The Indian healthcare scenario presents a spectrum of contrasting landscapes. At one end of the spectrum are the glitzy huge structures delivering high-tech medicare. At the other end are the ramshackle outposts in the remote reaches trying desperately to live up to their identity as health centres.

The healthcare crisis in rural India is not a new chapter, in fact, it has been there for ages. However, in an attempt to fix the healthcare services in these parts of the country, the Parliamentary committee has now recommended the Department of Health and Family Welfare for the compulsory posting of doctors passing MBBS in the rural areas for three years. It also suggested that practitioners violating the rule may be de-registered and banned from undergoing medical practices for the deregistered period.

Compulsory rural service for medicos has been used as a tool, rather the only tool, to combat the rural health crisis. In August 2019, the Supreme Court of India upheld the compulsory bond condition imposed by states for students taking admission in PG and speciality courses in government medical colleges and asked the Centre to frame a policy to make it mandatory for them to serve in public hospitals in rural areas for a certain period after passing out.

So far states like Karnataka, Andhra Pradesh, Goa, Gujarat, Himachal Pradesh, Kerala, Maharashtra, Odisha, Rajasthan, Tamil Nadu, Telangana, and West Bengal have imposed provision for compulsory rural service. However, if the recent recommendation from the parliamentary committee gets a green light, a lot more States will be added to the list.

A question remains unanswered amidst all this. Is this the only way to address the shortage of doctors that rural India continues to face even 74 years after independence? It’s certain that the problems faced by rural India in accessing healthcare services couldn’t simply be solved by making scapegoats of young medical students but by confronting the real issues like lack of infrastructure, specialities, and basic facilities. Even the parliamentary committee recommends that all basic facilities must be provided to the doctors posted in rural areas viz. marketing centres, quality educational institutions and recreational avenues.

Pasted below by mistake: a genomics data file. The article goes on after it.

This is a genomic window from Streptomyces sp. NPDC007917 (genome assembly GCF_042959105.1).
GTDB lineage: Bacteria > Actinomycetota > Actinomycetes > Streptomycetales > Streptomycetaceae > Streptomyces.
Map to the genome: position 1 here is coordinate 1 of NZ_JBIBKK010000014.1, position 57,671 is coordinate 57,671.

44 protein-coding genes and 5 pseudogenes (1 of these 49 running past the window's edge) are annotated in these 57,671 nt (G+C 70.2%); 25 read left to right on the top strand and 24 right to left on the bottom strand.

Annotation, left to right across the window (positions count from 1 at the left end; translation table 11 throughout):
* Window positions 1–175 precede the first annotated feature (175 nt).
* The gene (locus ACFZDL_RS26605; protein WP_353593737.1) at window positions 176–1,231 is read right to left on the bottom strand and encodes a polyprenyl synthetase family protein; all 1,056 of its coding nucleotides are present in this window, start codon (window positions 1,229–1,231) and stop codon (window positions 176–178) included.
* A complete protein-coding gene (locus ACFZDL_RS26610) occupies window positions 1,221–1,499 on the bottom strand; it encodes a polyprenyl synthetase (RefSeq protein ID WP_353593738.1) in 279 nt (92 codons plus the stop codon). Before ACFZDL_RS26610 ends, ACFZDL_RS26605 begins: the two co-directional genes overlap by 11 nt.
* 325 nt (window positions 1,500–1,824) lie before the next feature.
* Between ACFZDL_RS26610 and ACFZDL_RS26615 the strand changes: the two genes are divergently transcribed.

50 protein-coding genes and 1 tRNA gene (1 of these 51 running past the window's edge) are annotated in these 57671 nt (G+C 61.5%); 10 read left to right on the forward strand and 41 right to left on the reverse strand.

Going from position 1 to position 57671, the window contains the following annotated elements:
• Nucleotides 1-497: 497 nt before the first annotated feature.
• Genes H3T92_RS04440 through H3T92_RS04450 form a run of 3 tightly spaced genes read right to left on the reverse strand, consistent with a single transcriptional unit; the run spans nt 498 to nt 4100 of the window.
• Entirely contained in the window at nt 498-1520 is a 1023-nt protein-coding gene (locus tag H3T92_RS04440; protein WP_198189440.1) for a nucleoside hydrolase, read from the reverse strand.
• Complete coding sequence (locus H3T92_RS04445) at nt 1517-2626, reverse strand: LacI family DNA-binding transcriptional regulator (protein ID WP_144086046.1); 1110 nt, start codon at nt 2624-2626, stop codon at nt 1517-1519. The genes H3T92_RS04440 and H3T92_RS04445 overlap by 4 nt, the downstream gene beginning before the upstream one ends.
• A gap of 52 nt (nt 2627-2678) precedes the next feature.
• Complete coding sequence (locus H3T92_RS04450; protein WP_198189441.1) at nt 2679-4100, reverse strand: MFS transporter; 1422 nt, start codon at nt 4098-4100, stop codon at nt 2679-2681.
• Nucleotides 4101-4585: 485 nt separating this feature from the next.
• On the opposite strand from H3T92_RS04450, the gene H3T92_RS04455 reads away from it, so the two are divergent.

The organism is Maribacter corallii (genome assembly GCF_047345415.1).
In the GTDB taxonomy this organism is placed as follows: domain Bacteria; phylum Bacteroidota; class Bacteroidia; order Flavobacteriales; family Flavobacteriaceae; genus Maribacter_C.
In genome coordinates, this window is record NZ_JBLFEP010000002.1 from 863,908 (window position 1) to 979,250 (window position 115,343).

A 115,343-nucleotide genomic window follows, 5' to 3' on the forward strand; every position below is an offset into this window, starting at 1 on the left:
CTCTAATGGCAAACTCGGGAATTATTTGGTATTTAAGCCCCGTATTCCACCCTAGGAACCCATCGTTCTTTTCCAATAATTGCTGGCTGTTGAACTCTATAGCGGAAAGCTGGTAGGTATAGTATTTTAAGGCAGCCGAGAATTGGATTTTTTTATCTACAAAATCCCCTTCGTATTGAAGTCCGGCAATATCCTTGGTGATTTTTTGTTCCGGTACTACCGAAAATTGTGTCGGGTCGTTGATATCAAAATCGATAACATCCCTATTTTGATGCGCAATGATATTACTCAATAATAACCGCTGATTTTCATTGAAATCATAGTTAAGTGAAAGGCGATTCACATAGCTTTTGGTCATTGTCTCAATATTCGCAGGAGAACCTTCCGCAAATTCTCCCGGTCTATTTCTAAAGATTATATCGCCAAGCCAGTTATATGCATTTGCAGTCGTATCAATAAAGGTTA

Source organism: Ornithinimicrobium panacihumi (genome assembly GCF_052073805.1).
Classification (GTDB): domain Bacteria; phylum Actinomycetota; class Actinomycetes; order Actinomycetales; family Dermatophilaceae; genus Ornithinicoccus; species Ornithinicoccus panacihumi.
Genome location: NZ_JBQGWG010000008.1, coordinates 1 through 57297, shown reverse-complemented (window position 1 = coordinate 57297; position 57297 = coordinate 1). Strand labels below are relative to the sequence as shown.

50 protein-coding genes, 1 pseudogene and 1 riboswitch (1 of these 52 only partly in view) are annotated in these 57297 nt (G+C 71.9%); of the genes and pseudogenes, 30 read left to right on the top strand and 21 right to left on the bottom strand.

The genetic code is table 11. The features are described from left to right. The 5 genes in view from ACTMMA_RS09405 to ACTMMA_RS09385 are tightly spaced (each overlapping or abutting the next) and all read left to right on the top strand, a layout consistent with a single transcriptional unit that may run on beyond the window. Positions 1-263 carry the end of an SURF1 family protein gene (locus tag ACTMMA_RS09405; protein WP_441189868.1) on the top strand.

The rural healthcare sector has been facing a plethora of challenges and needs focused policy-level interventions. In India, 75% of the healthcare infrastructure is concentrated in urban areas where only 27% of the total Indian population is living. The remaining 73% of the country’s population is lacking proper primary healthcare facilities.

The under-staffed rural healthcare facilities in India can surely be attributed to poor infrastructural facilities, lack of medical equipment, non-availability of basic drugs, transportation and communication problems, and lack of amenities in rural parts of the country. As per data, only 11% of sub-centres, 13% of Primary Health Centres (PHCs), and 16% of Community Health Centres (CHCs) in rural India meet the Indian Public Health Standards (IPHS).

The existing Nurse to Doctor ratio also contributes to the inadequacy of the rural healthcare system. Every doctor needs a nurse to cater to their patients, which is often unavailable in the remote areas of the country. You surely can’t expect a doctor to be a single-man army to look after all the healthcare needs of the people. 

Apart from this, awareness about proper healthcare is insufficient in rural India. The population needs to be educated appropriately on basic issues like the importance of sanitation, health, nutrition, hygiene, and on healthcare policies, the importance of medical services, their rights, financial support options, etc. It’s very important to inculcate health-seeking behaviour among the rural population of the country.

The shortage of doctors is one among many reasons for the rural healthcare problems of India. We surely cannot address the rural health crisis until we look into all aspects that are standing as a barrier to providing proper healthcare to the rural masses. Starting from basic facilities, to providing infrastructure, equipment, and workforce, there’s much more to be done before compelling the medicos to work in rural areas.

No wonder that the recent recommendation from the parliamentary committee caused an uproar among the medical community. The compulsory 3-year rural service could certainly put the students under a lot of pressure and might stand in the way of their career aspirations and life goals. Imagine the mental stress of the students who have to go through this compulsory rural stint leaving behind their near and dear ones! That too after spending several years of their life for medical education. Rather than motivating the medicos to take up the roles, this could certainly demotivate talented people from taking up the profession.

“Let’s not forget that all the UG medical students will only act as generalists without any insight into specialities. The real problem faced by rural India is the lack of specialists. So the decision to send inexperienced junior doctors to rural India is flawed to the core,” said Dr. Madhav Deo, former Padmashree Awardee member of the academic council of MCI, back in 2014 when the central government and the MCI reached a consensus about introducing a compulsory one-year rural stint for MBBS students.

The idea shouldn’t be to force people into rural postings but to make rural postings lucrative and inviting. For that, more funds should be allocated for rural healthcare, infrastructure has to be developed, facilities should evolve and equipment should be provided. This would certainly create a win-win situation for both the doctors and the rural masses. Remember, there’s no point in sending a soldier to the battlefield without giving him arms and ammunition!

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